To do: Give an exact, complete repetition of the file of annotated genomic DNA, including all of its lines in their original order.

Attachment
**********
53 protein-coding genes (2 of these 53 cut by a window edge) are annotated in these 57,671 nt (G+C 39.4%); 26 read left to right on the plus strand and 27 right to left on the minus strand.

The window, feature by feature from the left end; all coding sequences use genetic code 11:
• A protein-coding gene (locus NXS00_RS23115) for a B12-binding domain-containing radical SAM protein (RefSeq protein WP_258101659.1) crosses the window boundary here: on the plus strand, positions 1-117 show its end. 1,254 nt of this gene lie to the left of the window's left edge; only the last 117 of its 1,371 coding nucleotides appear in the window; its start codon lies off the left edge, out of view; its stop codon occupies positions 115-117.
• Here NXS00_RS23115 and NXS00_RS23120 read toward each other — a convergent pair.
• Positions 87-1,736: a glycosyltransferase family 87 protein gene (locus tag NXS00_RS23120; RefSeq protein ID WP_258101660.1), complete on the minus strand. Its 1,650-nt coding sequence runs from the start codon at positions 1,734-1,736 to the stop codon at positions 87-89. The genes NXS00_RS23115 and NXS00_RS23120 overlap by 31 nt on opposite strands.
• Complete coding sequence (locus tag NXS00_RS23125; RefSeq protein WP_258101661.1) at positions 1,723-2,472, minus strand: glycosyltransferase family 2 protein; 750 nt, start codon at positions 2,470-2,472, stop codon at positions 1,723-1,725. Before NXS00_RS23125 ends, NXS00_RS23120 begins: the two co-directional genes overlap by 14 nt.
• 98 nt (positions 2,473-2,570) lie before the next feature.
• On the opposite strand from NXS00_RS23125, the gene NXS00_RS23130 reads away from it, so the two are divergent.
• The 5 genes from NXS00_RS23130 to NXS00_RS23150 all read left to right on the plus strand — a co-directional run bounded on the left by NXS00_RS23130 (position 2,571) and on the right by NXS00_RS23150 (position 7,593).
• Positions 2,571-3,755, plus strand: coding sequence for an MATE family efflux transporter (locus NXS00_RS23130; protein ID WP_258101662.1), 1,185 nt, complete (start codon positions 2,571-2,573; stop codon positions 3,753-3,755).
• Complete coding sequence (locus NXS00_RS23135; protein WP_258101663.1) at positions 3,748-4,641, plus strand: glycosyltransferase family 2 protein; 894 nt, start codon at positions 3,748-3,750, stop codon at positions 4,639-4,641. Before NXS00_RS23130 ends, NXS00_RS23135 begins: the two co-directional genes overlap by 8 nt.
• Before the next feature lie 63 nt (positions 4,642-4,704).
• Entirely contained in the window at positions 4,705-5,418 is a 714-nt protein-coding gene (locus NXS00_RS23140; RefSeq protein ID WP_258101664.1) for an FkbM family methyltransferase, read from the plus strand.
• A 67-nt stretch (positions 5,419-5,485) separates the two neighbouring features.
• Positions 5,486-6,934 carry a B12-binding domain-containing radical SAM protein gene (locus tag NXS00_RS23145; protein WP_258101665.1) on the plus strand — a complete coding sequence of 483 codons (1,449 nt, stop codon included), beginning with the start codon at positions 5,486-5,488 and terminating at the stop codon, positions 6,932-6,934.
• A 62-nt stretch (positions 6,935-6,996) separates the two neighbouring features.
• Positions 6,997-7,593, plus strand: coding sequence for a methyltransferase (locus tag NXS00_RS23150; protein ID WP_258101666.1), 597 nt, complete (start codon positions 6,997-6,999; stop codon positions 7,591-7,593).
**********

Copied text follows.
53 protein-coding genes (2 of these 53 cut by a window edge) are annotated in these 57,671 nt (G+C 39.4%); 26 read left to right on the plus strand and 27 right to left on the minus strand.

The window, feature by feature from the left end; all coding sequences use genetic code 11:
• A protein-coding gene (locus NXS00_RS23115) for a B12-binding domain-containing radical SAM protein (RefSeq protein WP_258101659.1) crosses the window boundary here: on the plus strand, positions 1-117 show its end. 1,254 nt of this gene lie to the left of the window's left edge; only the last 117 of its 1,371 coding nucleotides appear in the window; its start codon lies off the left edge, out of view; its stop codon occupies positions 115-117.
• Here NXS00_RS23115 and NXS00_RS23120 read toward each other — a convergent pair.
• Positions 87-1,736: a glycosyltransferase family 87 protein gene (locus tag NXS00_RS23120; RefSeq protein ID WP_258101660.1), complete on the minus strand. Its 1,650-nt coding sequence runs from the start codon at positions 1,734-1,736 to the stop codon at positions 87-89. The genes NXS00_RS23115 and NXS00_RS23120 overlap by 31 nt on opposite strands.
• Complete coding sequence (locus tag NXS00_RS23125; RefSeq protein WP_258101661.1) at positions 1,723-2,472, minus strand: glycosyltransferase family 2 protein; 750 nt, start codon at positions 2,470-2,472, stop codon at positions 1,723-1,725. Before NXS00_RS23125 ends, NXS00_RS23120 begins: the two co-directional genes overlap by 14 nt.
• 98 nt (positions 2,473-2,570) lie before the next feature.
• On the opposite strand from NXS00_RS23125, the gene NXS00_RS23130 reads away from it, so the two are divergent.
• The 5 genes from NXS00_RS23130 to NXS00_RS23150 all read left to right on the plus strand — a co-directional run bounded on the left by NXS00_RS23130 (position 2,571) and on the right by NXS00_RS23150 (position 7,593).
• Positions 2,571-3,755, plus strand: coding sequence for an MATE family efflux transporter (locus NXS00_RS23130; protein ID WP_258101662.1), 1,185 nt, complete (start codon positions 2,571-2,573; stop codon positions 3,753-3,755).
• Complete coding sequence (locus NXS00_RS23135; protein WP_258101663.1) at positions 3,748-4,641, plus strand: glycosyltransferase family 2 protein; 894 nt, start codon at positions 3,748-3,750, stop codon at positions 4,639-4,641. Before NXS00_RS23130 ends, NXS00_RS23135 begins: the two co-directional genes overlap by 8 nt.
• Before the next feature lie 63 nt (positions 4,642-4,704).
• Entirely contained in the window at positions 4,705-5,418 is a 714-nt protein-coding gene (locus NXS00_RS23140; RefSeq protein ID WP_258101664.1) for an FkbM family methyltransferase, read from the plus strand.
• A 67-nt stretch (positions 5,419-5,485) separates the two neighbouring features.
• Positions 5,486-6,934 carry a B12-binding domain-containing radical SAM protein gene (locus tag NXS00_RS23145; protein WP_258101665.1) on the plus strand — a complete coding sequence of 483 codons (1,449 nt, stop codon included), beginning with the start codon at positions 5,486-5,488 and terminating at the stop codon, positions 6,932-6,934.
• A 62-nt stretch (positions 6,935-6,996) separates the two neighbouring features.
• Positions 6,997-7,593, plus strand: coding sequence for a methyltransferase (locus tag NXS00_RS23150; protein ID WP_258101666.1), 597 nt, complete (start codon positions 6,997-6,999; stop codon positions 7,591-7,593).